Egypt in Transition

By Jean Lacouture; Simonne Lacouture et al. | Go to book overview

XII
The Burning of Cairo

The 26th of January 1952 was the first day of the Egyptian Revolution. The tragic, smoking ruins were all that was left that evening of the centre of Cairo, all that was left of a régime and a society, all that was left of the relationship between the people and authority. The fire was the perverted result of a long-felt revolutionary tension. The last days of January were spent in an atmosphere of anger and anguish, in which mob-rule had supplanted legal power.

On the 8th of October 1951, Mustafa Nahas, with his colleagues' approval, submitted to the House a project for abrogating the Anglo-Egyptian Treaty which he himself had signed and had approved by a plebiscite fifteen years earlier. However demagogical and imprudent this gesture might appear, public opinion was excitedly waiting for it. It was enough to bring back to the Wafd government's support the masses of people who had been disappointed by its handling of public affairs, and to raise feeling an over the country to a fever-pitch, whether out of patriotism or xenophobia. Even when it took the stupid form of hatred we must not forget the deep-rooted nature of Egyptian demands. The national question existed for all, like some collective suffering. However restricted it was, the occupation of territory by a foreign force was humiliating and a permanent source of indignation.

In the closing months of 1951, feeling thus gave a dramatic character to the three-cornered struggle that had been going on between the king, the English and the Wafd. It had become clear that the first two of these, who had each in turn tried to win the support of the third, had brutally joined forces against it. The stakes were now high. Since the Treaty's abrogation Britain considered the Wafd unacceptable as a go-between and had made up its mind to destroy it at any cost. In Faruk's eyes, Nahas and his friends appeared, wrongly or rightly, to be threatening his throne. Most observers were now asking the same question, what means Britain

-105-

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Egypt in Transition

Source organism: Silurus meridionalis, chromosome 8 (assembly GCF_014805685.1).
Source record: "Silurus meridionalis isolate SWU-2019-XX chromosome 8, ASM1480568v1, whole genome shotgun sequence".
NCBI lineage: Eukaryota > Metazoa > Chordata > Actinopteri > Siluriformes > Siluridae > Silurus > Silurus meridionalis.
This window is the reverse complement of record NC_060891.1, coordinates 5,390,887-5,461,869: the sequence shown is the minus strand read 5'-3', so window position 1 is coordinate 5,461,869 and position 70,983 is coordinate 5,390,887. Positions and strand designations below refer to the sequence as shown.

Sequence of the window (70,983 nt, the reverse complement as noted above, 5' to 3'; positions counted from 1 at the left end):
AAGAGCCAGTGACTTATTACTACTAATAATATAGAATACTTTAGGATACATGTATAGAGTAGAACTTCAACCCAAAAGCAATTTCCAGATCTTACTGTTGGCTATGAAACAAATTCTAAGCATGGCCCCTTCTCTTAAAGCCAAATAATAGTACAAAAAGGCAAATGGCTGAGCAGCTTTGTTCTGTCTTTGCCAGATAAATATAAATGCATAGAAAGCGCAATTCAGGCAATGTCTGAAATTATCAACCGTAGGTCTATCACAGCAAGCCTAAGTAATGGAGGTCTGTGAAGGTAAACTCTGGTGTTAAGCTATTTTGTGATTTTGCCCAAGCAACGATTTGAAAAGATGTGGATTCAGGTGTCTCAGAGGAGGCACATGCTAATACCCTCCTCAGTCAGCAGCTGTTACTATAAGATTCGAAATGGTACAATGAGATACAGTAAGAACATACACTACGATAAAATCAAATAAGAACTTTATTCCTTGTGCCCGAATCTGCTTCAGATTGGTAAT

Table of contents

Table of contents

  • Title Page 5
  • Contents 7
  • Illustrations 8
  • Introduction - Egyptian Continuity And Revolutions 11
  • Part One - The Awakening of Egypt 37
  • I - The Advent of Bonaparte 39
  • II - Mohamed Ali Creates a State 50
  • III - The Cotton Boom 56
  • IV - A Revolution in Irrigation 60
  • V - The Adventurous Khedive 63
  • VI - The Arabi Revolt 69
  • VII - The Reformers 74
  • VIII - British Technocracy 78
  • IX - The 1919 Revolution 82
  • X - The Wafd 86
  • XI - Making the Best of War -- 1939 97
  • XII - The Burning of Cairo 105
  • Part Two - The Officers' Republic 123
  • I - A Short History of the 'Free Officers' Movement 125
  • II - Power -- to What Purpose? 160
  • III - Neguib's Fall 179
  • IV - The Structure of Nasser's State 192
  • V - The 'Diplomacy' of Small Nations 196
  • VI - The Political Parties 240
  • VII - Revolutionary Tendencies, 1952-57 275
  • VIII - Not a Real Revolution. 292
  • Part Three - Working Life in The Valley 307
  • I - The Land and Its Men 309
  • II - The Agrarian Reform 340
  • III - The Problem of Over-Population 357
  • IV - Economic Growing-Pains 362
  • V - Industrialization and Social Problems 367
  • VI - The Aswan Dam Problem 388
  • Part Four - Forging a Society 397
  • I - Cairo -- City of Convulsions 399
  • II - In Search of a National Culture 413
  • III - Egypt, Islam and the Modern World 430
  • Part Five - The Great Test 451
  • I - Nasser as He Really Is 453
  • II - The Suez Crisis 467
  • III - The Franco-British Invasion 481
  • IV - Egypt Carries On 493
  • V - The 'United Arab State' 505
  • A Chronology of Modern Egypt 515
  • Reading List 519
  • Index 523
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